- Soluble fiber – This kind is found in vegetables, fruits, beans, lentils, brown rice, bran, and oats. It mixes with water and the digestive enzymes that the liver manufactures to form a gel that reduces absorption of harmful substances, reduces cholesterol, and controls blood sugar.
How To Get More Fiber in Your Diet
The best way to add healthy fiber to your diet is to eat whole foods. Add a serving or more of fruits and vegetables to every meal. Eat whole grain cereal, pasta, or bread instead of overly processed or refined options. However, try to get most of your fiber from green leafy vegetables and fruits. Don’t peel fruits and vegetables, though, because much of the fiber-rich benefits rest in the skins. Add legumes, including beans, along with some nuts and seeds to your diet.
It’s best if you receive the fiber your body needs through foods, but there are fiber supplements available that provide some benefit.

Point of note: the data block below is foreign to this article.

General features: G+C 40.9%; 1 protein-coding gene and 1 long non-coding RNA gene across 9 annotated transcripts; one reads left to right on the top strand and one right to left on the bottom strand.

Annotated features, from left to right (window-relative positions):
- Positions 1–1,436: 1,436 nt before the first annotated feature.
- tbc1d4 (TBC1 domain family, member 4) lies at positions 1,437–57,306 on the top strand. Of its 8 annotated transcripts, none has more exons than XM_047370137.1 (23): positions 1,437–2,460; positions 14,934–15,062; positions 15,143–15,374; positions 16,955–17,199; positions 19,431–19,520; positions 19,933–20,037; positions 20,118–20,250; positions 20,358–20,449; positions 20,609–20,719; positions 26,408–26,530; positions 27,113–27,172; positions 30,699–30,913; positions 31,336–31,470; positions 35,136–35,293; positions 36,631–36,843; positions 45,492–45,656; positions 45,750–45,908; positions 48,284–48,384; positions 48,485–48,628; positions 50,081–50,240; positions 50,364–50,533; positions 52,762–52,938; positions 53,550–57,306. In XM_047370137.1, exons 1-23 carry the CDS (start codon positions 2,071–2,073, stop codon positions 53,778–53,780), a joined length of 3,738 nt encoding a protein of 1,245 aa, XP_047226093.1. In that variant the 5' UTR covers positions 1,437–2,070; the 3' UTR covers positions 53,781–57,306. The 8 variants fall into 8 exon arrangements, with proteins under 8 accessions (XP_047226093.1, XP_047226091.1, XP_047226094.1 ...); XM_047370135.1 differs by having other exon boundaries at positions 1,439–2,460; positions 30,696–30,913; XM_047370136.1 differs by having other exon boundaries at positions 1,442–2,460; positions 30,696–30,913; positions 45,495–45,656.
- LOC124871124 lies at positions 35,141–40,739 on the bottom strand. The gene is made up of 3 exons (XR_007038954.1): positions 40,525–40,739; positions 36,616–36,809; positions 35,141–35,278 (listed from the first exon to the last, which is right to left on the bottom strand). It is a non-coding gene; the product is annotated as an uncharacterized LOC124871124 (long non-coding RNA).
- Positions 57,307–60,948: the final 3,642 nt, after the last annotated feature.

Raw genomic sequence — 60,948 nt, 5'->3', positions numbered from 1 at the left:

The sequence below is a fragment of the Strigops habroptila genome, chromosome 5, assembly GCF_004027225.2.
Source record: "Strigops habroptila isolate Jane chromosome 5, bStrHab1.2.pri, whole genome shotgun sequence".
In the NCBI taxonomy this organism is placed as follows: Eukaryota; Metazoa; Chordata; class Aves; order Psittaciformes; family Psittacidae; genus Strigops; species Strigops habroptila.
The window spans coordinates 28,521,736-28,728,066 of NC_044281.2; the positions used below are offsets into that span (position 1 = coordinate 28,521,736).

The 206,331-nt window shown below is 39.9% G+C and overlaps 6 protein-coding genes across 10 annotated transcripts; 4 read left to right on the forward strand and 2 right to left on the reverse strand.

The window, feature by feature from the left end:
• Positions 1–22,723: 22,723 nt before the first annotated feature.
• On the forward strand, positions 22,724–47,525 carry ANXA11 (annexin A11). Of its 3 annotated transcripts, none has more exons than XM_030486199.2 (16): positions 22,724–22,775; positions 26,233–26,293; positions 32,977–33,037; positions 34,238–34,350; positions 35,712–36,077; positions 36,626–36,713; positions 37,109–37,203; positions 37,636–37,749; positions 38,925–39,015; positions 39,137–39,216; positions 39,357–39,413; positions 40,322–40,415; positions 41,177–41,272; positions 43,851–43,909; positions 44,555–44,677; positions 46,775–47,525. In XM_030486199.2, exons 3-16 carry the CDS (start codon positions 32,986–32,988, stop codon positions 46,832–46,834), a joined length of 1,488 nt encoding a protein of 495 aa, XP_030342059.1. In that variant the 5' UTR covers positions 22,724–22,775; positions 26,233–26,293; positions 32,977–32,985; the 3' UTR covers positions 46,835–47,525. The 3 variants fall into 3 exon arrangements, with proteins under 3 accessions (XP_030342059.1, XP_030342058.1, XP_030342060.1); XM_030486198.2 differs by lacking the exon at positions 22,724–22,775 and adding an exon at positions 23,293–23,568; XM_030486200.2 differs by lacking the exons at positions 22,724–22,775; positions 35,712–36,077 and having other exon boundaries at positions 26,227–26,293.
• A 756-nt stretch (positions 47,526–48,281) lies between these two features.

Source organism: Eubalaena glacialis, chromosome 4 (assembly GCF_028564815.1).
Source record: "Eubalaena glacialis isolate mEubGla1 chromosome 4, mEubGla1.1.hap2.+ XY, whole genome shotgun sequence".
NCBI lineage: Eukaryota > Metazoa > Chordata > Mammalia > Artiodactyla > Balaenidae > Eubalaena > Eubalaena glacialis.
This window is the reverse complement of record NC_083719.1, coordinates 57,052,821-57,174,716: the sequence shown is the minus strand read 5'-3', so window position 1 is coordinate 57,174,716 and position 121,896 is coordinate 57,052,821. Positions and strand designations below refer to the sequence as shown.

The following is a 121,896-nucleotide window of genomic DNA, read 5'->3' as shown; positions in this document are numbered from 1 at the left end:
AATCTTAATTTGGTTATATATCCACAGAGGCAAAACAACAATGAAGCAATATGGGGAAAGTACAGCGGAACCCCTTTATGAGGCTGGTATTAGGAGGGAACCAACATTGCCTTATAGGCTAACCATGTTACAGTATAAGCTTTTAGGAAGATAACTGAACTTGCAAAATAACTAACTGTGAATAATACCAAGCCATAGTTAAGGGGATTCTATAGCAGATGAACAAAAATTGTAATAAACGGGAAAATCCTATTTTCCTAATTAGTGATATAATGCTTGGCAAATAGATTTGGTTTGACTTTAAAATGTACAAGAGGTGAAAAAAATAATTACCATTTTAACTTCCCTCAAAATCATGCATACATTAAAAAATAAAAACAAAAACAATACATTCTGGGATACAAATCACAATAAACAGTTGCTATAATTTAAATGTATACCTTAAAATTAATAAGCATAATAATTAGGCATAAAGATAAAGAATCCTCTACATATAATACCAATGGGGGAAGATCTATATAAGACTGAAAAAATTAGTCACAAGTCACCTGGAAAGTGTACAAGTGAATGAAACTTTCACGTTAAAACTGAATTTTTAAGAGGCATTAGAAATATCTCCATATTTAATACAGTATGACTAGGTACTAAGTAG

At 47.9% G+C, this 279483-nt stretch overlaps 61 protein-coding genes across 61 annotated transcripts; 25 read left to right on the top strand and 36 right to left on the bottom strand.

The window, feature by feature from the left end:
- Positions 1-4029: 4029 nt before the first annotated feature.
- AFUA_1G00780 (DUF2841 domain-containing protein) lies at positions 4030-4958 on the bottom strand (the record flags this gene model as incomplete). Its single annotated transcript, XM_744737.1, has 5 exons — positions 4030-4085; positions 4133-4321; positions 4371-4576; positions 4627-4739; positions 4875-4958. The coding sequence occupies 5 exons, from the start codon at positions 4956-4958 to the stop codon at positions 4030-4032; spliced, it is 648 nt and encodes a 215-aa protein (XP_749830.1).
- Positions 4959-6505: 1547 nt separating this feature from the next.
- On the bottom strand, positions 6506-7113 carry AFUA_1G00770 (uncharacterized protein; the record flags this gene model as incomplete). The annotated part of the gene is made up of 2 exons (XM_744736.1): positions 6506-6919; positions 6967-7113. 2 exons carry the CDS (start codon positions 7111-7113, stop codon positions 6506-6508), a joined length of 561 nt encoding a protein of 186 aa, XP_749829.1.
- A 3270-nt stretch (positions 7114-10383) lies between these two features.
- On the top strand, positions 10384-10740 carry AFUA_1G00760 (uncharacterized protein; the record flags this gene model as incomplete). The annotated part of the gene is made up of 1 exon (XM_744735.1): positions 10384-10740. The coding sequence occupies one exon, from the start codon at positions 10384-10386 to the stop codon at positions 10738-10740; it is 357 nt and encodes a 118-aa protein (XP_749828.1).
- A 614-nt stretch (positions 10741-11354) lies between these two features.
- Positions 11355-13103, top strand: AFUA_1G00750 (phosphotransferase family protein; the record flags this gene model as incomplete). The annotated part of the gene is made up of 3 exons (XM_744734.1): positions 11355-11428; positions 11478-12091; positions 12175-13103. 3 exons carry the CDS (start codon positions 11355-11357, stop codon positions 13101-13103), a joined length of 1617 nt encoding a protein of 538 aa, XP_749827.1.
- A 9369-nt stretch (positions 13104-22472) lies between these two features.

Fiber Needs Water to Work at its Peak
Regardless of whether you get your fiber from your natural diet or through a supplement, you’re also going to need to start drinking more water. Fiber and water are friends who work well together, because the fiber wants to absorb everything in its path. If you give it water to absorb, the fiber will bulk up and move other toxins out of the body along with it when it leaves.
Allow Time for Adjusting to the Newly Added Fiber
It’s best to start slowly and work up to adding the sufficient amounts of fiber to your diet so that the bacteria in your gut have a chance to adapt to the change. Assuming you are generally healthy when you begin adding fiber to your diet, don’t be discouraged if you end up needing to have a bathroom nearby. Like with most changes in diet, there is often an adjustment period where your body may even appear to have revolted a bit. Reacting contrary to what you intended, with intestinal gas, bloating, and even diarrhea. This is most likely just a temporary adjustment issue that will improve as your body adjusts.